Though not a best seller in the United States, the 1997 book Misha: A Mémoire of the Holocaust Years did very well in Europe. A French film was made from it called Surviving With Wolves, and in Italy, the harrowing tale was turned into an opera. The story had all the trappings of a great “coming of age” epic. A young Jewish girl is orphaned and living on her own with World War II as the backdrop. She eventually leaves the city, walks 3,000 miles through Europe and lives in the woods. There, she is taken in and raised by a pack of wolves. The protagonist also has the frightening experience of killing a Nazi. Sadly, instead of choosing to turn this into a novel, the author, Misha Defonseca, claimed it to be a true tale of her life. As it turned out, it is not.
Massachusetts-based Judge Marc Kantrowitz has ruled that Defonseca owes $22.5 million to her publisher, an independent company called Mt. Ivy Press. This was the third ruling in this unusual case. Judge Kantrowitz is hoping it is the last. The first was brought by Defonseca’s former co-writer, Vera Lee. The French woman was dismissed from the job before the book was finished. Lee sued for a breach of contract.
In the second case, it was discovered that Mt. Ivy Press and it’s publisher, Jane Daniel, had not only neglected to market the book, but had kept royalty payments as well as secreted funds in offshore accounts. The rights to the book went to Defonseca. She was awarded $32.4 million. However, while Daniel was preparing to appeal that ruling, reality set in for the author.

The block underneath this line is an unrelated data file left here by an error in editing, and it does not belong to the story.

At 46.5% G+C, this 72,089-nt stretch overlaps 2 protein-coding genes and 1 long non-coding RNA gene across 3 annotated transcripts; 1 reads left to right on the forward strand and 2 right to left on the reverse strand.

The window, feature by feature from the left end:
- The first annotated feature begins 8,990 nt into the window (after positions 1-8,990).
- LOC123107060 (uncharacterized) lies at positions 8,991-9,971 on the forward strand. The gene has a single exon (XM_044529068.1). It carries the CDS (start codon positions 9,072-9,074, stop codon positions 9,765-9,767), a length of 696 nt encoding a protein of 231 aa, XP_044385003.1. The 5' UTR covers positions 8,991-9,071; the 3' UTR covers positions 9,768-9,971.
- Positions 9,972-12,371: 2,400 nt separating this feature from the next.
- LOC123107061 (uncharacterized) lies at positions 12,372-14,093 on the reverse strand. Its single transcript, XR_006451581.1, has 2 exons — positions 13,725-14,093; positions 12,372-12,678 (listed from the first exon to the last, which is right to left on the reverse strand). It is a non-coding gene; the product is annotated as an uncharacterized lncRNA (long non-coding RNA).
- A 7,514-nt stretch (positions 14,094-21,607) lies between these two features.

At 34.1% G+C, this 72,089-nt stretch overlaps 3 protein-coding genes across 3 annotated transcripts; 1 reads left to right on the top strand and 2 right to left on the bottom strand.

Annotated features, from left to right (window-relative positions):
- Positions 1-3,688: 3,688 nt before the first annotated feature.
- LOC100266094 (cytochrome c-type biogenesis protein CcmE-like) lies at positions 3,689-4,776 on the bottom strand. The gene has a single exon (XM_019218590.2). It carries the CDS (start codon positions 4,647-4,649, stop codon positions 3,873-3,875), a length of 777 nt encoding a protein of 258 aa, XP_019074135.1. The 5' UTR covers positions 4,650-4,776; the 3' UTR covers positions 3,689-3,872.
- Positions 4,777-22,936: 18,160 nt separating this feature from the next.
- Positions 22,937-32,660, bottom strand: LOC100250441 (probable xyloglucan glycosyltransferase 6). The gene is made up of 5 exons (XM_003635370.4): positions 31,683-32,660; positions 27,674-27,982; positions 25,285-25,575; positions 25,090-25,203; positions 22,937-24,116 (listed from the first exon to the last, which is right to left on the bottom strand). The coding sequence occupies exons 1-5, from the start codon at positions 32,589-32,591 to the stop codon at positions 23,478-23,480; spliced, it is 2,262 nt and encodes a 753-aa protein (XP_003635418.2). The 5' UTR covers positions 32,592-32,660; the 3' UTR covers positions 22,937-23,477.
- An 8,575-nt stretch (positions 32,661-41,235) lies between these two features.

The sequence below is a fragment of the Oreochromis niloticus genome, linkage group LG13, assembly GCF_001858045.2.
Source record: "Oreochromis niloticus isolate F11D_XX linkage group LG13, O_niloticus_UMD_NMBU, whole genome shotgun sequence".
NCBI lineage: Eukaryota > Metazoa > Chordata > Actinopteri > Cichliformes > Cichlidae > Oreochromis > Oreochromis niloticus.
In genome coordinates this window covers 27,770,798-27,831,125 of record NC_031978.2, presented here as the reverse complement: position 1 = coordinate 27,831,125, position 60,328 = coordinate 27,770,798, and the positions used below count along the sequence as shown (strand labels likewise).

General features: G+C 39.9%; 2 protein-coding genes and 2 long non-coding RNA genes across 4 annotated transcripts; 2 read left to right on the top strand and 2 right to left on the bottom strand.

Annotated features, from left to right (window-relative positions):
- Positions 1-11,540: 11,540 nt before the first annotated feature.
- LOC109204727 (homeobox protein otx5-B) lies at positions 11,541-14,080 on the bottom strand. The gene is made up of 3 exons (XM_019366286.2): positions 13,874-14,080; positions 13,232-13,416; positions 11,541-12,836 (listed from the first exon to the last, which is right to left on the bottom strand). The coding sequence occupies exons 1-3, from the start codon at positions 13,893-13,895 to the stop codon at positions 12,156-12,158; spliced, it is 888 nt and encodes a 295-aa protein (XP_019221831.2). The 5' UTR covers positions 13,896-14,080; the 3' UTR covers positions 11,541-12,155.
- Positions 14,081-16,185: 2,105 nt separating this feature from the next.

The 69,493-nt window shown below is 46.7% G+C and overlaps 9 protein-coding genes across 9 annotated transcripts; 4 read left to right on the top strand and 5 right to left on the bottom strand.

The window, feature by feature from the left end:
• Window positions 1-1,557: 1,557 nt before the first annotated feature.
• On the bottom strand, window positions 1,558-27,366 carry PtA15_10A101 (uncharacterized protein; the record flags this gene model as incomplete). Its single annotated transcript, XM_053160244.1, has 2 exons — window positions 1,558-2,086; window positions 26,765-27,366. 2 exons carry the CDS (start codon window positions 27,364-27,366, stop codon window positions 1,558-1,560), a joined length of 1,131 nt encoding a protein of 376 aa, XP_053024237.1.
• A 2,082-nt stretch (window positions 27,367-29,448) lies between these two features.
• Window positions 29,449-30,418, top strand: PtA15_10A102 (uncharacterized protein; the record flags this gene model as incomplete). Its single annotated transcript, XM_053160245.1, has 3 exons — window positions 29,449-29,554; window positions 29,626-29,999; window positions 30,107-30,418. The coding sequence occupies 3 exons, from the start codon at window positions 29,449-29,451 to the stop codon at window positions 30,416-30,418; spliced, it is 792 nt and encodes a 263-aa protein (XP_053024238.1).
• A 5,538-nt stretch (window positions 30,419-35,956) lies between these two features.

Defonseca is not Jewish. Nor was she raised by a pack of wolves. There is no evidence of a little girl in the woods having killed a Nazi soldier during World War II either. What is true, and quite sad, is that Defonseca’s parents were active in the resistance movement, were deported and then murdered. After that, the young girl lived with her uncle’s family and went to school in Belgium.
Because the book got so much attention in Europe, it drew some skepticism from historians and naturalists. The historians doubted some of the important dates in the book. The naturalists doubted the veracity of the claim that the young Misha was taken in by wolves. However, their arguments were met with derision. The director of the film version, in defending the story, said that the questions were typical of those who renounce that concentration camps ever existed.
It was the work of an American genealogist, with some cohorts in Belgium, that finally uncovered Defonseca’s truth. Born in Brussels, Monique De Wael went to a Catholic school at the time Misha was supposedly living in the woods with her wolf family. In 2008, when Defonseca admitted the truth of what she had done, sadly, she tried to justify her actions. She said that the story is hers. It may not be reality, but it is her reality; her way of surviving.
by Stacy Lamy